Camden Mayor Dana Redd announced today that she was moving forward with a county takeover of the city's police force following a recent spike in crime that has prompted questions about the city's ability to police itself.

The announcement followed months of silence on the subject of whether Camden would enter into a policing agreement with Camden County, which has been pushing the creation of a regionalized police force spanning the suburbs and the city since early this year.

The announcement was short on details, saying only that the two entities had exchanged financial information and "have made notable progress."

While there is no timeline on when the county freeholders and Redd would take the next step and enter into a formal agreement, Redd's public support of the plan was seen as a indication it could happen soon.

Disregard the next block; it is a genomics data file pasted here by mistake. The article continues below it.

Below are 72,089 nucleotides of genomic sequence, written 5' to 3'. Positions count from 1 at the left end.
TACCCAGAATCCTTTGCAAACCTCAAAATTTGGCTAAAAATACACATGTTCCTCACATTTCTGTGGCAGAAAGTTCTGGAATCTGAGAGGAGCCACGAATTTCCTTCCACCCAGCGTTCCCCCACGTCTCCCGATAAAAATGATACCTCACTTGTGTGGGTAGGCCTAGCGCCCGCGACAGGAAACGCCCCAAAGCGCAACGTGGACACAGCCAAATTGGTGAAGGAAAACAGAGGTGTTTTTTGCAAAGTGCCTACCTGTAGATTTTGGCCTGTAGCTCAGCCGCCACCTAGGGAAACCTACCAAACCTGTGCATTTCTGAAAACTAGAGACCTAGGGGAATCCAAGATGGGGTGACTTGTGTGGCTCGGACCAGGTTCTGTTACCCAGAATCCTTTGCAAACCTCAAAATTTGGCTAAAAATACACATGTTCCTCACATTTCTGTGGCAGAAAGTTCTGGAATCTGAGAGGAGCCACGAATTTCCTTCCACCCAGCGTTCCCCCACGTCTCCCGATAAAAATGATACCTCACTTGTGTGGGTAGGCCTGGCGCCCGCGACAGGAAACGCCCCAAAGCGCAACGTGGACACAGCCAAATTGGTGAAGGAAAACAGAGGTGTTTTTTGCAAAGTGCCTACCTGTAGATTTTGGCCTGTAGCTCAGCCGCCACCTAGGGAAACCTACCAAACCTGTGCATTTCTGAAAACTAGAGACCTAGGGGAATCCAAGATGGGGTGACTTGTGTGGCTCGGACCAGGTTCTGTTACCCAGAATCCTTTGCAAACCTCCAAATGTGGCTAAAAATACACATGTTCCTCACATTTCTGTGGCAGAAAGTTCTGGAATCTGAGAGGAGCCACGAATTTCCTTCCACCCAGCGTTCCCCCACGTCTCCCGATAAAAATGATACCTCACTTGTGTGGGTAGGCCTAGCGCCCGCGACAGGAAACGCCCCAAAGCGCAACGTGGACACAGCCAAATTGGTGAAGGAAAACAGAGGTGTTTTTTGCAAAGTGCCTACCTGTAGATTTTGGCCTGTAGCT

"This signifies progress and commitment," said Camden County spokeswoman Joyce Gabriel.

Camden is under particular pressure after seeing homicides climb by 30 percent this year over last, as well as burglaries climb by more than 40 percent.

The crime wave follows the layoff of more than 168 city police officers, nearly half the department's rank, earlier this year due to a $26 million budget shortfall - though more than 100 officers have since been hired back.

Earlier this week Camden City Council President Frank Moran had called on Redd to press the state to send in the National Guard or increase the ranks of state troopers assigned to the city.

When Attorney General Paula Dow visited Camden on Thursday, she made no commitments to such an action. Today, Gov. Christie lauded the announcement on the regionalized force, calling it "an innovative solution that increases public safety services while reducing taxpayers expenses."